• Held despite extensive repairs, identity remained the same
  • Legal and Ethical Considerations
    • While the law is well-equipped to hold an autonomous individual culpable for his or her actions, the law is not so well designed for such systems.
    • These emerging technologies presents a unique challenge for the legal profession to help shape policy, since the technology is cutting-edge and statutes, case law, or law journals are usually written after the fact.
  • Legal and Ethical Considerations
    • Rights of the Individual vs. Rights of Persons
    • Persons vs. Property
    • Persons -> Persons + Augmentation <-Machines
  • Legal and Ethical Considerations
    • One of the questions facing our courts will be: where do the rights of an autonomous system begin, assuming that an individual is an inherent part of that autonomous system?
    • Whether using a property-personhood dichotomy or property-person continuum, the rights of the individual may change when the human performance of the individual is enhanced by machine or other technology.
    • This raises issues about privacy, autonomy, and culpability.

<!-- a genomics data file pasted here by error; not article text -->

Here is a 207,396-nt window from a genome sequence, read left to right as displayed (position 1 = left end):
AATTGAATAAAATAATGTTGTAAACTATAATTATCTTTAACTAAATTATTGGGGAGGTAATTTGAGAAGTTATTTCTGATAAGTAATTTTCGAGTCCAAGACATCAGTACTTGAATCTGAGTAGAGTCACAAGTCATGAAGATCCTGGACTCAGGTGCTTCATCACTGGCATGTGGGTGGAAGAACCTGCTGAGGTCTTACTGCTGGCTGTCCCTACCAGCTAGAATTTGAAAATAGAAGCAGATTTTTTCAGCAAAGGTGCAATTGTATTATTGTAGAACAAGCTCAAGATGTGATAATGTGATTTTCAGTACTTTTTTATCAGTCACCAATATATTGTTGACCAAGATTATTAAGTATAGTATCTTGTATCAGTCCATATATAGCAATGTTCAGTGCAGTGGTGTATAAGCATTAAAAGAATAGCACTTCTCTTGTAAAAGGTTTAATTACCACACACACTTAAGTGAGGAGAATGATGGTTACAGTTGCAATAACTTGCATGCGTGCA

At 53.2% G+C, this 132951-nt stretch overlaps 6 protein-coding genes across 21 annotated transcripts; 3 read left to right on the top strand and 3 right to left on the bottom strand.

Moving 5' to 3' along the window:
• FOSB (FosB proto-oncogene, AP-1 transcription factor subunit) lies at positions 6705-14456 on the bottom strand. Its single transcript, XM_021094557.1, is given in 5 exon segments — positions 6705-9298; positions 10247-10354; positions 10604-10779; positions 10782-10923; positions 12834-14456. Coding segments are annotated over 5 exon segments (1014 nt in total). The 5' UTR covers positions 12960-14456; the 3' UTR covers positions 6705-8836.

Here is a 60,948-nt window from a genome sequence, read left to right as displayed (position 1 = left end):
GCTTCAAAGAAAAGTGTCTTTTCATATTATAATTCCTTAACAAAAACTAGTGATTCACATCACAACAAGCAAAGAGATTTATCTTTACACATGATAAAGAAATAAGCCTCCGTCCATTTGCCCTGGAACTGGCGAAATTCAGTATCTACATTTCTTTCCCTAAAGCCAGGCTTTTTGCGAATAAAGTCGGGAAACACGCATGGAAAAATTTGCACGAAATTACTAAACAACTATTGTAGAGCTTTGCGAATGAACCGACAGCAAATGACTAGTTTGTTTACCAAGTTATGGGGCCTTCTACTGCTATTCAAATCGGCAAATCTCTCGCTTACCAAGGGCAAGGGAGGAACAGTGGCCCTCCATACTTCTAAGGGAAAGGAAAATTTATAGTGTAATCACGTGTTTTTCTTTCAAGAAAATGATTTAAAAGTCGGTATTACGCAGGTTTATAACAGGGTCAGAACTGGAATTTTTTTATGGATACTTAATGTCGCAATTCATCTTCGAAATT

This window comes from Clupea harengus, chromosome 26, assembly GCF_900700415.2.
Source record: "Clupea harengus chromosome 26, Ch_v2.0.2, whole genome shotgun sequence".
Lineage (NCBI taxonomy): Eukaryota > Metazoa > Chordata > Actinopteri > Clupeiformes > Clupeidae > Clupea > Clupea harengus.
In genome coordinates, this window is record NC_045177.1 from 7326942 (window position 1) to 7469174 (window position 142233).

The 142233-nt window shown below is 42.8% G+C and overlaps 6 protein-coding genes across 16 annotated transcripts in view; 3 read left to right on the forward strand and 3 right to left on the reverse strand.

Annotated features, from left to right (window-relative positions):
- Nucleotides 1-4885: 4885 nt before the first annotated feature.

• Property-Personhood Continuum (Proposed Legal Paradigm) Property (Inanimate Objects) Full Personhood (Attendant rights & responsibilities) Quasi-property (Chimeric Humanoids) Fetuses Embryos Ex Utero Cyborgs Androids A/I Negative Liberties Biotechnology at the Margins of Personhood: An Evolving Legal Paradigm, J. of Evolution and Technology Cognitively impaired
  • Recommendations and Conclusions
    • As different forms of chimeras and cyborgs are created in the technical environments, the courts will be the ones to determine where these creations fall on the continuum of personhood.
  • Recommendations and Conclusions
    • The establishment of a common lexicon between policy makers, implementation agents, and multidisciplinary users for terms such as ‘autonomous’
    • The establishment of new lexicon for the new relationships that are being created as result of new technologies, with thoughtful consideration to the impact on current informed consent policy.
    • The possibility of legal reform and the creation of specialized science courts, where the judges will have ongoing education and training to recognize and deal with these new legal issues and categories that arise from emerging technologies.
  • A Double Edged Sword
    • “ Technology has always been a double-edged sword, empowering both our creative and our destructive natures. It has brought us longer and healthier lives, freedom from physical and mental drudgery, and many new creative possibilities. Yet it has also introduced new and salient dangers…Stalin’s tanks and Hitler’s trains used technology. And we still live today with sufficient nuclear weapons—not all of which appear to be well accounted for—to end all mammalian life on the planet.” – Ray Kurzweil
  • Thank you for your attention!
    • For further info, references contact me at [email_address]